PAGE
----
If you have read our blog at all you probably know how much we have been riding our bikes lately. We had heard about groups that do city riding together and started looking for one in the Atlanta area. We found a group called Critical Mass that rides the last friday of each month and last night was our first time riding with them.
Critical Mass is a worldwide movement to promote the use of bicycles as a viable means of transportation. It has arisen in response to what many call the "car-culture:" an overdependence on the private automobile. It is, more than anything else, a reclamation of space, a demonstration to show that the city belongs to people and not machines. We're not protesting, we're CELEBRATING our vision of a preferable alternative mode of transportation in the city of Atlanta.
Who runs Critical Mass?There is no organized structure for Critical Mass. Show up. Ride. Done.
Why are the rides the last Friday of every month?Critical Mass is a worldwide movement. In order to enhance the feeling of solidarity with other riders around the world, the last Friday has become customary.
They meet at Woodruff Park in downtown, about 2 miles from our place, down Peachtree St.
Each time the ride takes a different route, as the point is to be visible on busy streets.
We got there a little early to make sure we found the group and knew what was going on, however as you see below, finding the group wasn't hard.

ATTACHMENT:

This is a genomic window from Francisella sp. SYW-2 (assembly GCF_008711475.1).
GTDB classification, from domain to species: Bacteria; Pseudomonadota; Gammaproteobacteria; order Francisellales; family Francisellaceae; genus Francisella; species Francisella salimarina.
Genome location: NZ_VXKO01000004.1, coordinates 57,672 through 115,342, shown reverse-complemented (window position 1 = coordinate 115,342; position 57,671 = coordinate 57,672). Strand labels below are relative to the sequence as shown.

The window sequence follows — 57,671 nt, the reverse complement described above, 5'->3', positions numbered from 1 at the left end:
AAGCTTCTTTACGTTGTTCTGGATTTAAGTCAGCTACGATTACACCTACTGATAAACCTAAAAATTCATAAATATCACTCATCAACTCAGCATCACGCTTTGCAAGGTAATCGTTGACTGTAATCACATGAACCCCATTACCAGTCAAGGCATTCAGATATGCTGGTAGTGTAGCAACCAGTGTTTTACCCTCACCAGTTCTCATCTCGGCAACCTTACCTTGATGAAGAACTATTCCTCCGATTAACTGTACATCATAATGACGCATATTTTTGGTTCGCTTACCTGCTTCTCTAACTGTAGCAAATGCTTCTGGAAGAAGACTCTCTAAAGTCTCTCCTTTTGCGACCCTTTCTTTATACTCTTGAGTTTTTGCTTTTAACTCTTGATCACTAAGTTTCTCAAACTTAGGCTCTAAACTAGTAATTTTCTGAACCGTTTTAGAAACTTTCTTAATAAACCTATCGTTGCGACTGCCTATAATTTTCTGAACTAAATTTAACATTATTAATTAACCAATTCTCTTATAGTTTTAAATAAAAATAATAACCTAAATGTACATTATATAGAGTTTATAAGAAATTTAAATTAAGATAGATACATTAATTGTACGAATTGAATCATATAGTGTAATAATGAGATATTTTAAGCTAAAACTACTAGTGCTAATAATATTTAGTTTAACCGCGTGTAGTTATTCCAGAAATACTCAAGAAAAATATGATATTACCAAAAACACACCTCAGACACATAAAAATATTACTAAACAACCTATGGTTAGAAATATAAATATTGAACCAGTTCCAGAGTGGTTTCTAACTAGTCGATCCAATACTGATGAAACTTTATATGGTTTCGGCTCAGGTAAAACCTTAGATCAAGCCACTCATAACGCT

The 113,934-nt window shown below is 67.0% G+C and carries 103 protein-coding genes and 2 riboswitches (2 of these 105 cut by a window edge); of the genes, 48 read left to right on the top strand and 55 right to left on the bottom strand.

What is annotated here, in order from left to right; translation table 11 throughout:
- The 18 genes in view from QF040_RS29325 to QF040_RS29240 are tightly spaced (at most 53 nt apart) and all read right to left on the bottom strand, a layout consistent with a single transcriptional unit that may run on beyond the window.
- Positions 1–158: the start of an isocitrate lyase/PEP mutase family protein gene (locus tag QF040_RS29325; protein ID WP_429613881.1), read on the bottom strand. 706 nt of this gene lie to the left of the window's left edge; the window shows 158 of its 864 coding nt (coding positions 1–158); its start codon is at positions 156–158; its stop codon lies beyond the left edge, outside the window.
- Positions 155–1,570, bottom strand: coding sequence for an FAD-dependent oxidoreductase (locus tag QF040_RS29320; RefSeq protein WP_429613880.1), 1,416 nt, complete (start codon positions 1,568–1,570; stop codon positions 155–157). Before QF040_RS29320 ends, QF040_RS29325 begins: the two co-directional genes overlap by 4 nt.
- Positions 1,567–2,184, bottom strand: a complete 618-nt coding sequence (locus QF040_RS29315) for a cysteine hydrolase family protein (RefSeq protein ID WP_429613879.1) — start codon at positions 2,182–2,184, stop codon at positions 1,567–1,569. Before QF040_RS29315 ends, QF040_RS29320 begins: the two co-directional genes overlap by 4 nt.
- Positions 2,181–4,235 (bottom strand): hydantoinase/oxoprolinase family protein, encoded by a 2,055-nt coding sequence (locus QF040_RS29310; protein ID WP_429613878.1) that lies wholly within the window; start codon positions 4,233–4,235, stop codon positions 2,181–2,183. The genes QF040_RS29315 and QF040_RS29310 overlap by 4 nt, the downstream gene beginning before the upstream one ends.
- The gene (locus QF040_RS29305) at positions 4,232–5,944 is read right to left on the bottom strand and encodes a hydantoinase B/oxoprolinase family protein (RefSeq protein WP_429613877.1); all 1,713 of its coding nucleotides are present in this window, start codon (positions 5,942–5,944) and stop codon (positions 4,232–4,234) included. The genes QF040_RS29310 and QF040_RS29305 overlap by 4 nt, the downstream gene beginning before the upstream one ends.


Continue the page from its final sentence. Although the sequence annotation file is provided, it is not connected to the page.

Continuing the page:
Over 300 people showed up and it was amazing to see the group take off and completely stop traffic. We headed from the park through the Underground Area, Centennial Park, The World Congress Center (there was an auto show there) up Peachtree St through Midtown, through Piedmont Park, up through the Highlands towards Little Five Points and back to Woodruff Park. The group rode as wide as the lanes heading in the direction we were going and was full of riders from front to back. We positioned ourselves in the middle of the pack and were able to watch everyone's faces as they realized how big the group was and started to yell, clap, take pictures, and ask "what are you riding for?" The best part was seeing the faces of all the kids who waived at us while saying "it's a parade!". The group yelled "Happy Friday" as well as ringing bells, honking horns and just generally hollering as we made our way through town. While some motorists became a little annnoyed, most yelled "Happy Friday" back and waived and honked their horns as we rode through. While we were able to make it through most intersections without stopping (thanks to riders who cork the intersection for the pack) the police quickly were on to it and began to show up at major intersections and inforce traffic laws. Having 15 motorcycle cops and five police cars show up made certain parts of the ride extremely exciting.
We rode 11.5 miles in all and will definitely be back next month to ride again!
Here are a couple of pics from the middle of the pack.